One thing that keeps people in toxic marriages far longer than they should be is concern about the cost of a divorce.
To be sure, divorce is usually not cheap. Across the U.S., the average cost of getting a divorce – for attorney fees, court costs, tax advisers and appraisals — runs around $12,900, according to legal website Nolo. For an uncontested divorce, where there are no disagreements, the total is closer to $4,100. (Some sources put those figures higher.)
Interested in learning more? See how you can DIY your divorce with Divorce.com.
But it is possible to do it for less. When divorces are amicable, spouses usually have the option of handling the matter themselves and submitting all paperwork directly to the courts without using an attorney. If you DIY divorce, your total expense may only be the filing fees, which are around $200 to $500 in most states.
Even in New York, a notoriously expensive state, you can get out of an unhappy marriage for about $350 – if you and your soon-to-be ex agree about everything. That was the case for myself and my ex-husband. When our relationship soured in 2018, we had been married only a few years. We had no kids, no real estate, and our only joint assets were in a brokerage account.
My do-it-yourself divorce was ‘easy-peasy’
My ex, an experienced financial analyst, was highly detail-oriented, fair-minded, and transparent. He was the type of person who actually liked doing taxes and creating budget spreadsheets. He filed the paperwork in January 2019 and our divorce was final in April 2019. Easy-peasy.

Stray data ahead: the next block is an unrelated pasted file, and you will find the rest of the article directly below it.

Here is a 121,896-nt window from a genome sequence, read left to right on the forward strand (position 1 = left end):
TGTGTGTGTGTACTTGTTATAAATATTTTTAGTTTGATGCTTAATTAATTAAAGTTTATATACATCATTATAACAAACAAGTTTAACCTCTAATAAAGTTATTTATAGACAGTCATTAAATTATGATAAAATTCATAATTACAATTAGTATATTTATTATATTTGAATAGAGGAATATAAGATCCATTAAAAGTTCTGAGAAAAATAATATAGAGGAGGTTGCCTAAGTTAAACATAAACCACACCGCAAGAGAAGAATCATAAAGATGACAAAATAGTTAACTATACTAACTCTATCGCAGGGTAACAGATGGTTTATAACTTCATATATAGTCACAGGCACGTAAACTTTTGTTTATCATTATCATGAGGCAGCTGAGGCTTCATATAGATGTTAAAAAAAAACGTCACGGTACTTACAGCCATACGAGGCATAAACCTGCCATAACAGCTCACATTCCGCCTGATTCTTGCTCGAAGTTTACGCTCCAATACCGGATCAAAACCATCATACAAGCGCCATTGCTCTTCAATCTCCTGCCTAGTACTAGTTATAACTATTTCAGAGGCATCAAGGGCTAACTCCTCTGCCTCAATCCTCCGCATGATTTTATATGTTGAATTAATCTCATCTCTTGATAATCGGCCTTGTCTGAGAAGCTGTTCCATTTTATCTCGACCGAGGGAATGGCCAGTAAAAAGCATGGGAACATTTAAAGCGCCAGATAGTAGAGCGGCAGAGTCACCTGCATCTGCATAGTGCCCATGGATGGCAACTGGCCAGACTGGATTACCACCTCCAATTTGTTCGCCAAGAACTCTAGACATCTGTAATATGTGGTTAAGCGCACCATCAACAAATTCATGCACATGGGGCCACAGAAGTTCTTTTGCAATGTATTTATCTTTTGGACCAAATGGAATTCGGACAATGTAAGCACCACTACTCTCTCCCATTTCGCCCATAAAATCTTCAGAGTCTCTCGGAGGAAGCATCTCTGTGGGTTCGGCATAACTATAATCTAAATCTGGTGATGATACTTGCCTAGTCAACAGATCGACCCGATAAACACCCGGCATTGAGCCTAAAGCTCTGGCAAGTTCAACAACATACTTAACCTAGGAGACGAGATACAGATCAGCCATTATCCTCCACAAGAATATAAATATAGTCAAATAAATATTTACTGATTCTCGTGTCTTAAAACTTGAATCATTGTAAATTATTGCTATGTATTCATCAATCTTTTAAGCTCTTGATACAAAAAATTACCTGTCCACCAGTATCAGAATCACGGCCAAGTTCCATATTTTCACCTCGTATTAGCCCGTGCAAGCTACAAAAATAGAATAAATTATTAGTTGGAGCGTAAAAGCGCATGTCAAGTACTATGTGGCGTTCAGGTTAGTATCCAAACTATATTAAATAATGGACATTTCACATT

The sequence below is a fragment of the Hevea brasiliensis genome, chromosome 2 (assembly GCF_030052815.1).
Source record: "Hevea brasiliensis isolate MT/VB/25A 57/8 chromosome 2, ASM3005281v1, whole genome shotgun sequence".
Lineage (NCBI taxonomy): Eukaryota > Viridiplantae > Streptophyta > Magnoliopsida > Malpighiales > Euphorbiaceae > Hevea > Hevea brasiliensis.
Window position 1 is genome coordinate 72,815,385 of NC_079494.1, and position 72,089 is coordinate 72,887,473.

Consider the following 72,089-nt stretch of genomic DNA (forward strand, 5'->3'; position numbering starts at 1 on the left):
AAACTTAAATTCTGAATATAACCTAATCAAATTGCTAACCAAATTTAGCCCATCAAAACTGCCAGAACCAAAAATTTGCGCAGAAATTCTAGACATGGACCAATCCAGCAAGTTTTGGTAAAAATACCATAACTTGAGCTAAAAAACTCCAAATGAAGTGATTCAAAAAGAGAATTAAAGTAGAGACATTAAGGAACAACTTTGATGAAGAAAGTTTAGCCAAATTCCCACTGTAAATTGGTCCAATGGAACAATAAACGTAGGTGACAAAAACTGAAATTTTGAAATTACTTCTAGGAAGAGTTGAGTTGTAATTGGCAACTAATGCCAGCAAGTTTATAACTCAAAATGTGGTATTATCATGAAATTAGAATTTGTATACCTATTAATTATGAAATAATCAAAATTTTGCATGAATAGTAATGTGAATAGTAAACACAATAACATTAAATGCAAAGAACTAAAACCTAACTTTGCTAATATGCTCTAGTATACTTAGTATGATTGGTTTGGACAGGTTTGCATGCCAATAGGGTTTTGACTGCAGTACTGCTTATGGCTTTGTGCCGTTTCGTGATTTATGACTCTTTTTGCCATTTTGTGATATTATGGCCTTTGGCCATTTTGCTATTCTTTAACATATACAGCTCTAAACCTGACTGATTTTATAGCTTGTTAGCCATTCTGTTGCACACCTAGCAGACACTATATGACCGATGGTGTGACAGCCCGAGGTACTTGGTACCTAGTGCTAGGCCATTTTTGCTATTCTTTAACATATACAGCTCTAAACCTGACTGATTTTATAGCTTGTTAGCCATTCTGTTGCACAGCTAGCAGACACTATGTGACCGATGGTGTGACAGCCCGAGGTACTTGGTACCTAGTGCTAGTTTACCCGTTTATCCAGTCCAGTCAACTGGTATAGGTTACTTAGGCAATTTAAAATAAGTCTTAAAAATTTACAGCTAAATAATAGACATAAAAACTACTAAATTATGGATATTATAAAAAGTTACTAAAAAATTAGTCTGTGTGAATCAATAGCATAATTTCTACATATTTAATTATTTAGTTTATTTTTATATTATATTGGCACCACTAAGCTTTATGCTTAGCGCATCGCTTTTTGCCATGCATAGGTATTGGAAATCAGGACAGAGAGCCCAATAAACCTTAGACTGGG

In similar situations, divorce really can be that cheap and uncomplicated. Divorce lawyers, who usually charge around $250 to $450 an hour for their services, might even recommend going it alone as the best course of action when the ex-spouses get along and the breakup is clear-cut. Here some general advice attorneys offered for couples considering DIY divorce, and when they night be better off hiring a mediator or attorney instead:
‘Uncontested’ means you and your ex must agree
For people planning the DIY divorce route, the biggest hurdle upfront is making sure “they are on the same page with who is getting what,” Scott Ellerin, a Jacksonville, Florida-based divorce attorney, said. A good first step is having a serious conversation to make sure you both want a divorce, and that there is a clear understanding on how any property or other assets will be divided.
“It only makes any sense if it’s uncontested and you guys can agree on everything,” Anne Moody Johnson, a family law and divorce attorney in Marshall, Mo. said.
But if there is bitterness, resentment, poor communication, or other signs you and your soon-to-be ex are going to lock horns over something, it’s better to go ahead and hire a lawyer — especially if the dispute is likely to end up in litigation. No matter how smart you are, you’re going to be at a disadvantage if you represent yourself in a contentious court battle. “I’ve seen people do it, some narcissists who think they can do it on their own,” New York-based divorce lawyer Beatrice Leong said. The situation usually doesn’t end well for them, she added.